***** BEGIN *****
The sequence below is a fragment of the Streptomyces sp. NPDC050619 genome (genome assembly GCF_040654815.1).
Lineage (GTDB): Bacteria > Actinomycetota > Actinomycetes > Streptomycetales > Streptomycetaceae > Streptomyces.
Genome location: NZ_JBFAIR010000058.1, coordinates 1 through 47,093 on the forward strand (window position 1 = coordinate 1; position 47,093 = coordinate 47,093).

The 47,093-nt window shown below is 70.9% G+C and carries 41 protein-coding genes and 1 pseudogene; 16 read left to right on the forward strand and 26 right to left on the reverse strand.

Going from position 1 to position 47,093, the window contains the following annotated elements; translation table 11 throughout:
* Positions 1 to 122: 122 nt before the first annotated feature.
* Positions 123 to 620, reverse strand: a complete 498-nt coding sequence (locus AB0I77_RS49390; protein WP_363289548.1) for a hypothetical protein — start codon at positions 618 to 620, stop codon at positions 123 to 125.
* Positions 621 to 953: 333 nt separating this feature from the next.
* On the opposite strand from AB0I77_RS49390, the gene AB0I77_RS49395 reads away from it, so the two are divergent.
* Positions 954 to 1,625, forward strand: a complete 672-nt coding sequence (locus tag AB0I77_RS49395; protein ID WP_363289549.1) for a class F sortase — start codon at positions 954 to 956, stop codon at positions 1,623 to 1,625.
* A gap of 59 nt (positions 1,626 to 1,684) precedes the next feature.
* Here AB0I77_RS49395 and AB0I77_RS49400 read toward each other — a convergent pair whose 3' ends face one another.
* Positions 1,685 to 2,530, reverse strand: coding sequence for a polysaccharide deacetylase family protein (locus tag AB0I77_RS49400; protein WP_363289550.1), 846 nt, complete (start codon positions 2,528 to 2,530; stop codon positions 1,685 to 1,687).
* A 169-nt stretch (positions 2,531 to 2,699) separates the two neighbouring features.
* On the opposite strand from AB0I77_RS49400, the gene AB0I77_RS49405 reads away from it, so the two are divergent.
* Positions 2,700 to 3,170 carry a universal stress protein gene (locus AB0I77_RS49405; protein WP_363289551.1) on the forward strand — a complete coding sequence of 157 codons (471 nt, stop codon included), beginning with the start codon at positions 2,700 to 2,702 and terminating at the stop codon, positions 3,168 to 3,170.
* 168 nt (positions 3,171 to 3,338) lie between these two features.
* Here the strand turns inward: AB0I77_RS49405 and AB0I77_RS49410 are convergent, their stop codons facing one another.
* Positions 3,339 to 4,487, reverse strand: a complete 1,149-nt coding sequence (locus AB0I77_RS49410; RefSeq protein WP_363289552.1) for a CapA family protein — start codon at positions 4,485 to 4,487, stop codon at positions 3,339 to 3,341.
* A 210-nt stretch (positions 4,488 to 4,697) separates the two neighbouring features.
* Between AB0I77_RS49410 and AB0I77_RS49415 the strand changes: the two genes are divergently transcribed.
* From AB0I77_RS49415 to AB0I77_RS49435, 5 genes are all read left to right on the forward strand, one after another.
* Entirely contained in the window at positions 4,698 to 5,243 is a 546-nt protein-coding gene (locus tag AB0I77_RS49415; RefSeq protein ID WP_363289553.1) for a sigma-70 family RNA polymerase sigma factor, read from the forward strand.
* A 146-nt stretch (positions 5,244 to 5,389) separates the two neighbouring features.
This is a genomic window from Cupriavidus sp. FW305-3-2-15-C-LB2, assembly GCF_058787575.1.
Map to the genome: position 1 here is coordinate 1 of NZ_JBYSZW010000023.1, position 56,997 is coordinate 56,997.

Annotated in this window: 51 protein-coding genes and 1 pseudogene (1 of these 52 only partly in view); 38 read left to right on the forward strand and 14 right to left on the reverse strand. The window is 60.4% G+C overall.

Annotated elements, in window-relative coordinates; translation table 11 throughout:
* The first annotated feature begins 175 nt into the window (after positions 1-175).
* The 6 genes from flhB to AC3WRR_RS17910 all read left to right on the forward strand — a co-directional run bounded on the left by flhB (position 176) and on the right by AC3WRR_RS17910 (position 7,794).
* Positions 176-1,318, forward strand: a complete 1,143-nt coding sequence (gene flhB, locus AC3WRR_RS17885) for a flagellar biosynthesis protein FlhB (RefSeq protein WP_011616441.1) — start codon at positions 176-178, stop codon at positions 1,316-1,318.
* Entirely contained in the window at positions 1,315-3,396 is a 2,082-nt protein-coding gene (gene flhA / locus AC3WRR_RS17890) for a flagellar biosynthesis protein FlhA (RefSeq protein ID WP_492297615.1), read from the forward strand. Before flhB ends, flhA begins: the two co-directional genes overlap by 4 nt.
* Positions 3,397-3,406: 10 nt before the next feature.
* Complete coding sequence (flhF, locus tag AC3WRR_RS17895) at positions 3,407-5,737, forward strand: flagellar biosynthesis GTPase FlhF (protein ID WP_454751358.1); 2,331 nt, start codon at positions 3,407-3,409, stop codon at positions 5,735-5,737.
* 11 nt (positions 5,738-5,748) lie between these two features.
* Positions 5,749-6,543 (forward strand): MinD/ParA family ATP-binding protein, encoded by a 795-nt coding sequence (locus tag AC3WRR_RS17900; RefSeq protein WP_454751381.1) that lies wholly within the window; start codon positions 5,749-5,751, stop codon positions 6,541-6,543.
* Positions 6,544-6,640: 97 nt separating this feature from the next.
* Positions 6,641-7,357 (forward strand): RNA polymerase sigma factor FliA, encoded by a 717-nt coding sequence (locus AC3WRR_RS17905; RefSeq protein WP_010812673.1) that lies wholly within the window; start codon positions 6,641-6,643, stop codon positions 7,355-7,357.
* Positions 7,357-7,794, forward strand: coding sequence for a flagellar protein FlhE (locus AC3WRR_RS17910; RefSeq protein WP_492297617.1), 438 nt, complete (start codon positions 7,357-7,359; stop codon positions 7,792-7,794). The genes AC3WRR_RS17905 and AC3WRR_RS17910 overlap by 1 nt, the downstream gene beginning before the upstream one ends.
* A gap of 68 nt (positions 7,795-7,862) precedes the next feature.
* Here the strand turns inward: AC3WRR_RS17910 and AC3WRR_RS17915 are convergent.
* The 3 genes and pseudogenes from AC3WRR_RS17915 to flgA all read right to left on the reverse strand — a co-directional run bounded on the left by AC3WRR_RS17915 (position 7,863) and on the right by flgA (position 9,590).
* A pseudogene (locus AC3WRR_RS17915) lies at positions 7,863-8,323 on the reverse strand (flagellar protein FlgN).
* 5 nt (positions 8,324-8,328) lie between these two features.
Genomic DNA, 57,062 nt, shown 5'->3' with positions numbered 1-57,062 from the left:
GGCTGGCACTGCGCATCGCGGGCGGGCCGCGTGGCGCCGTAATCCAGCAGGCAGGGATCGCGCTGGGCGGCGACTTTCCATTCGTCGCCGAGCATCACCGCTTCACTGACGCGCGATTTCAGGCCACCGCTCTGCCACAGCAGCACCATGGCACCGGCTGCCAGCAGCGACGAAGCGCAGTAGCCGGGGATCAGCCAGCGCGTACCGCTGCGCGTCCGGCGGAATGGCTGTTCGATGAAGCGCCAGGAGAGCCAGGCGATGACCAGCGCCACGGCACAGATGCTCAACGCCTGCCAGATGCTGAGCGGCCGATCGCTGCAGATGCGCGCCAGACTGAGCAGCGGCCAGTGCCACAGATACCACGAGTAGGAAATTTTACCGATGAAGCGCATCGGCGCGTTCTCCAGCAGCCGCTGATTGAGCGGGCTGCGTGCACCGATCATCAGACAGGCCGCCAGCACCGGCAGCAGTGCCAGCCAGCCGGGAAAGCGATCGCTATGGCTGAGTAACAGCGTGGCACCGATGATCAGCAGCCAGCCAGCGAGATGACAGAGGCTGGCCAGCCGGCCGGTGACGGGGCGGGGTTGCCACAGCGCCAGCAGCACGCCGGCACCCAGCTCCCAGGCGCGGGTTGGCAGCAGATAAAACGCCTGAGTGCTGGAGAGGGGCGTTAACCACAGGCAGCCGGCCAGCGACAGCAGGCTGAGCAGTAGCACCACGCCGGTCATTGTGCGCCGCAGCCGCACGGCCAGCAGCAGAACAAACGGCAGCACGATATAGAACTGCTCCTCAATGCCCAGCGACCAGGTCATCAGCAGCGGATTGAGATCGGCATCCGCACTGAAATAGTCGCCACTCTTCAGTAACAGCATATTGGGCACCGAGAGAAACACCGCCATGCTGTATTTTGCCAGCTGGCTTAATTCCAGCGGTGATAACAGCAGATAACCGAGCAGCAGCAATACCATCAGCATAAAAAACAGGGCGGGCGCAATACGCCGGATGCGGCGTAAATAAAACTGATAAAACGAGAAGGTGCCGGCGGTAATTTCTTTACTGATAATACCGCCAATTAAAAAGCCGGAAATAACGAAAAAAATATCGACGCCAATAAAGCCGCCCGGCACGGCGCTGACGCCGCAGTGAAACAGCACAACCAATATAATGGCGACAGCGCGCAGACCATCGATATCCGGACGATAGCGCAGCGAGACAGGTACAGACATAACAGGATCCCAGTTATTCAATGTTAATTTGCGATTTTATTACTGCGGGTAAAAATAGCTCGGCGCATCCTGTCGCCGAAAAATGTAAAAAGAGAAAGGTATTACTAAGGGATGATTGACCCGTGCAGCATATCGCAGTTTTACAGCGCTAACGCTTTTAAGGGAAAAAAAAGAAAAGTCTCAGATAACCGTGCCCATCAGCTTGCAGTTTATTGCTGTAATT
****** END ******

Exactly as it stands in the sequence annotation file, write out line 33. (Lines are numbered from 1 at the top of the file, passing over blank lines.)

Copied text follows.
* Positions 3,397-3,406: 10 nt before the next feature.